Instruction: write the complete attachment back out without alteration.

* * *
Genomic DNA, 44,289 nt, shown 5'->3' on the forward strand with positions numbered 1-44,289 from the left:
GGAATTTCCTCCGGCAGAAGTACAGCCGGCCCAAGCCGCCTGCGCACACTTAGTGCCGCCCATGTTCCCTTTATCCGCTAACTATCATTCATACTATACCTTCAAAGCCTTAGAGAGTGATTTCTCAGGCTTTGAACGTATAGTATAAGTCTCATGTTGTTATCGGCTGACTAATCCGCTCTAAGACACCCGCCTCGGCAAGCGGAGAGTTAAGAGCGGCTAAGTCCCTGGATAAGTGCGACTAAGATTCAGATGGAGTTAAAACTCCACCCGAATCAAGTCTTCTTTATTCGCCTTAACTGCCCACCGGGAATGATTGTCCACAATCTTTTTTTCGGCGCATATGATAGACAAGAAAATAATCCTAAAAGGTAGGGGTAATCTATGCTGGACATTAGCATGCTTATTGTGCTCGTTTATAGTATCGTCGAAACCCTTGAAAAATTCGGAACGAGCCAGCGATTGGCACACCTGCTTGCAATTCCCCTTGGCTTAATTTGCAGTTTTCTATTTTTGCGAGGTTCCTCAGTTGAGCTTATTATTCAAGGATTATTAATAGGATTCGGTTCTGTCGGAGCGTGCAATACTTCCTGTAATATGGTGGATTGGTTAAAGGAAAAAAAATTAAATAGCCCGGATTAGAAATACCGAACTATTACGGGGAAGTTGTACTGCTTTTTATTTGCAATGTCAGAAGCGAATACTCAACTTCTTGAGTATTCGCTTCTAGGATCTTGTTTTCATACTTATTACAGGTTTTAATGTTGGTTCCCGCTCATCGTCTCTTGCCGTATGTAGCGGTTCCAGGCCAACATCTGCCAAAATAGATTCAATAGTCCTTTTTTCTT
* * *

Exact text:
Genomic DNA, 44,289 nt, shown 5'->3' on the forward strand with positions numbered 1-44,289 from the left:
GGAATTTCCTCCGGCAGAAGTACAGCCGGCCCAAGCCGCCTGCGCACACTTAGTGCCGCCCATGTTCCCTTTATCCGCTAACTATCATTCATACTATACCTTCAAAGCCTTAGAGAGTGATTTCTCAGGCTTTGAACGTATAGTATAAGTCTCATGTTGTTATCGGCTGACTAATCCGCTCTAAGACACCCGCCTCGGCAAGCGGAGAGTTAAGAGCGGCTAAGTCCCTGGATAAGTGCGACTAAGATTCAGATGGAGTTAAAACTCCACCCGAATCAAGTCTTCTTTATTCGCCTTAACTGCCCACCGGGAATGATTGTCCACAATCTTTTTTTCGGCGCATATGATAGACAAGAAAATAATCCTAAAAGGTAGGGGTAATCTATGCTGGACATTAGCATGCTTATTGTGCTCGTTTATAGTATCGTCGAAACCCTTGAAAAATTCGGAACGAGCCAGCGATTGGCACACCTGCTTGCAATTCCCCTTGGCTTAATTTGCAGTTTTCTATTTTTGCGAGGTTCCTCAGTTGAGCTTATTATTCAAGGATTATTAATAGGATTCGGTTCTGTCGGAGCGTGCAATACTTCCTGTAATATGGTGGATTGGTTAAAGGAAAAAAAATTAAATAGCCCGGATTAGAAATACCGAACTATTACGGGGAAGTTGTACTGCTTTTTATTTGCAATGTCAGAAGCGAATACTCAACTTCTTGAGTATTCGCTTCTAGGATCTTGTTTTCATACTTATTACAGGTTTTAATGTTGGTTCCCGCTCATCGTCTCTTGCCGTATGTAGCGGTTCCAGGCCAACATCTGCCAAAATAGATTCAATAGTCCTTTTTTCTT